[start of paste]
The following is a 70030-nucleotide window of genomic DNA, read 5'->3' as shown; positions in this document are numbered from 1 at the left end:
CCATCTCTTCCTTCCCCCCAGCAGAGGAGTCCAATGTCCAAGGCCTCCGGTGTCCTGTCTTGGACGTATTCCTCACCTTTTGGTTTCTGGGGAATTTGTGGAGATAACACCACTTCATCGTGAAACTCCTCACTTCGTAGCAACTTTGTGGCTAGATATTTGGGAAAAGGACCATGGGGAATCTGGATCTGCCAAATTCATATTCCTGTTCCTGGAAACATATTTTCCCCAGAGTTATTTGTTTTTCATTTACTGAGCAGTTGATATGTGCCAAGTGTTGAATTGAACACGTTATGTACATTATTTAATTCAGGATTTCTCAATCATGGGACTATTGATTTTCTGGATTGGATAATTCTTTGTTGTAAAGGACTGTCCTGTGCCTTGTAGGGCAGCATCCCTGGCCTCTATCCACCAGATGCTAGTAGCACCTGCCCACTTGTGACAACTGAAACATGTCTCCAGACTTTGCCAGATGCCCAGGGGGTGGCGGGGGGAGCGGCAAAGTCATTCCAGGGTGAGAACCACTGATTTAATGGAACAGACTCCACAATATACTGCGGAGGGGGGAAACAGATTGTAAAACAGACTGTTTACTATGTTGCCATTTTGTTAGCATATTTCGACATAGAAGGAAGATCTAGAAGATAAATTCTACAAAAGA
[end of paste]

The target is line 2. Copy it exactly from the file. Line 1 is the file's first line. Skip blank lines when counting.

CCATCTCTTCCTTCCCCCCAGCAGAGGAGTCCAATGTCCAAGGCCTCCGGTGTCCTGTCTTGGACGTATTCCTCACCTTTTGGTTTCTGGGGAATTTGTGGAGATAACACCACTTCATCGTGAAACTCCTCACTTCGTAGCAACTTTGTGGCTAGATATTTGGGAAAAGGACCATGGGGAATCTGGATCTGCCAAATTCATATTCCTGTTCCTGGAAACATATTTTCCCCAGAGTTATTTGTTTTTCATTTACTGAGCAGTTGATATGTGCCAAGTGTTGAATTGAACACGTTATGTACATTATTTAATTCAGGATTTCTCAATCATGGGACTATTGATTTTCTGGATTGGATAATTCTTTGTTGTAAAGGACTGTCCTGTGCCTTGTAGGGCAGCATCCCTGGCCTCTATCCACCAGATGCTAGTAGCACCTGCCCACTTGTGACAACTGAAACATGTCTCCAGACTTTGCCAGATGCCCAGGGGGTGGCGGGGGGAGCGGCAAAGTCATTCCAGGGTGAGAACCACTGATTTAATGGAACAGACTCCACAATATACTGCGGAGGGGGGAAACAGATTGTAAAACAGACTGTTTACTATGTTGCCATTTTGTTAGCATATTTCGACATAGAAGGAAGATCTAGAAGATAAATTCTACAAAAGA